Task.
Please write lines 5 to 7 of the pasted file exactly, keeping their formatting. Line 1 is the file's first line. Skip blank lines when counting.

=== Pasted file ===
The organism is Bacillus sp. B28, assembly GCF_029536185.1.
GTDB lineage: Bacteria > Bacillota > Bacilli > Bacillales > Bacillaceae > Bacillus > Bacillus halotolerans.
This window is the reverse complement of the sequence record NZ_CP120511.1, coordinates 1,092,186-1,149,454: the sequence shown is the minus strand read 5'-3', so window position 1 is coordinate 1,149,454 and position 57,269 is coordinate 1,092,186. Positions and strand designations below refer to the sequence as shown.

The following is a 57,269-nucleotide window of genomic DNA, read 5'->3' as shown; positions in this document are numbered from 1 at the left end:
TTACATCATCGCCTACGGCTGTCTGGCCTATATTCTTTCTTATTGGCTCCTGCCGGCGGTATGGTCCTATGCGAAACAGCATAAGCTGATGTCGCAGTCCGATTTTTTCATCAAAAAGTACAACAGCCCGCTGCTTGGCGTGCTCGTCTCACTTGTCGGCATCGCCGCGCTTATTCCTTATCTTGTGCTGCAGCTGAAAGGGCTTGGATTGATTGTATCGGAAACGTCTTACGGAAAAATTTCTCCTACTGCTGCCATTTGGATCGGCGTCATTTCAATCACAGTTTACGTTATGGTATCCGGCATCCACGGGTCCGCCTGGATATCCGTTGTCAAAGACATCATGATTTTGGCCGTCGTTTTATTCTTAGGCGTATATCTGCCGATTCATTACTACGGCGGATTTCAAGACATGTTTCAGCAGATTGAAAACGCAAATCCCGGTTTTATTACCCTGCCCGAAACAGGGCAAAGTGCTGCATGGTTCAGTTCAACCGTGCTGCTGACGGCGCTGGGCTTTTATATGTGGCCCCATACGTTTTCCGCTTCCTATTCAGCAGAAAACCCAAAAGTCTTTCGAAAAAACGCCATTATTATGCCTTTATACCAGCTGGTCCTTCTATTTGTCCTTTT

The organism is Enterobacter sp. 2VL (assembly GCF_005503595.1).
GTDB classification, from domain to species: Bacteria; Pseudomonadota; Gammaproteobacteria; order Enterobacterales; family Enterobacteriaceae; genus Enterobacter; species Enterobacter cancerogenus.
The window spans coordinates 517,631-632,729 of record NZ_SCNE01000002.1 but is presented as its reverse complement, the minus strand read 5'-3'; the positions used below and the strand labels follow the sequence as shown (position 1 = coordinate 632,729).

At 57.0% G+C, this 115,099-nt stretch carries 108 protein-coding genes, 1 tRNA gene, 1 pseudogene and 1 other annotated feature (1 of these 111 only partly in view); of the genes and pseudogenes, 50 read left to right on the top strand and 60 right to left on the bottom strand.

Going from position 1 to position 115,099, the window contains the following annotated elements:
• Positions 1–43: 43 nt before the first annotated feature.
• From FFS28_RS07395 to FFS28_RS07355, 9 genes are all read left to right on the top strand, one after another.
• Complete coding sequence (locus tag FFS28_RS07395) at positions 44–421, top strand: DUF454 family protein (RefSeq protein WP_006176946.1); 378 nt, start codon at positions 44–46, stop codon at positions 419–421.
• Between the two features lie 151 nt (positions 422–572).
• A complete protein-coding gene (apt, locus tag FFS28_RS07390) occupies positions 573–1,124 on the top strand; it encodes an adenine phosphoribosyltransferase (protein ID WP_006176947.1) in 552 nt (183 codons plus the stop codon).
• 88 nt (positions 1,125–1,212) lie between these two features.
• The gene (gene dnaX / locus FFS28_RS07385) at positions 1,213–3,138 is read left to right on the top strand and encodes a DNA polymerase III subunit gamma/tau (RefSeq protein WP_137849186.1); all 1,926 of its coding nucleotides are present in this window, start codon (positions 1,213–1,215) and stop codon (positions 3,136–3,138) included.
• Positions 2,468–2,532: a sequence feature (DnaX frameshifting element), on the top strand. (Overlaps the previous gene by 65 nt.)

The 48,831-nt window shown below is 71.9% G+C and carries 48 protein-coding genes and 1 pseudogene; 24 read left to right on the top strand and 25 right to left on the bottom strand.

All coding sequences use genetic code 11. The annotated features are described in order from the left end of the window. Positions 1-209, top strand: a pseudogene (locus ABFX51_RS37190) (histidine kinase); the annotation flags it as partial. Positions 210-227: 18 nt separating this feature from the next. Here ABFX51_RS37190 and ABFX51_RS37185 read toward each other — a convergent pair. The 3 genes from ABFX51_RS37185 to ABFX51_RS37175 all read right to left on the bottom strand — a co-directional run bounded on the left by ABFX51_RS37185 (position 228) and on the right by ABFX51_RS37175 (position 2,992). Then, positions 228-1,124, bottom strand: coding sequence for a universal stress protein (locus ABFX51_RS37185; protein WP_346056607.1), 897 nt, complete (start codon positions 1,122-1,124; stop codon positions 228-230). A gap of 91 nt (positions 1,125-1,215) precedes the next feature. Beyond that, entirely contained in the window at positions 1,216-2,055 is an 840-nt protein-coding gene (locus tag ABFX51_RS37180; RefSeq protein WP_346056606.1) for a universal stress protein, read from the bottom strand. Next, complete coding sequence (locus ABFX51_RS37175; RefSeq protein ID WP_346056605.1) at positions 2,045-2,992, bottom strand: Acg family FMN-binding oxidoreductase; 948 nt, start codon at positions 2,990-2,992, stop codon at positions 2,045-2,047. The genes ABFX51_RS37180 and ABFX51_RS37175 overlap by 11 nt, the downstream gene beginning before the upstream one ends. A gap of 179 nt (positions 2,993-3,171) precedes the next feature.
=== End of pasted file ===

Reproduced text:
TTACATCATCGCCTACGGCTGTCTGGCCTATATTCTTTCTTATTGGCTCCTGCCGGCGGTATGGTCCTATGCGAAACAGCATAAGCTGATGTCGCAGTCCGATTTTTTCATCAAAAAGTACAACAGCCCGCTGCTTGGCGTGCTCGTCTCACTTGTCGGCATCGCCGCGCTTATTCCTTATCTTGTGCTGCAGCTGAAAGGGCTTGGATTGATTGTATCGGAAACGTCTTACGGAAAAATTTCTCCTACTGCTGCCATTTGGATCGGCGTCATTTCAATCACAGTTTACGTTATGGTATCCGGCATCCACGGGTCCGCCTGGATATCCGTTGTCAAAGACATCATGATTTTGGCCGTCGTTTTATTCTTAGGCGTATATCTGCCGATTCATTACTACGGCGGATTTCAAGACATGTTTCAGCAGATTGAAAACGCAAATCCCGGTTTTATTACCCTGCCCGAAACAGGGCAAAGTGCTGCATGGTTCAGTTCAACCGTGCTGCTGACGGCGCTGGGCTTTTATATGTGGCCCCATACGTTTTCCGCTTCCTATTCAGCAGAAAACCCAAAAGTCTTTCGAAAAAACGCCATTATTATGCCTTTATACCAGCTGGTCCTTCTATTTGTCCTTTT

The organism is Enterobacter sp. 2VL (assembly GCF_005503595.1).
GTDB classification, from domain to species: Bacteria; Pseudomonadota; Gammaproteobacteria; order Enterobacterales; family Enterobacteriaceae; genus Enterobacter; species Enterobacter cancerogenus.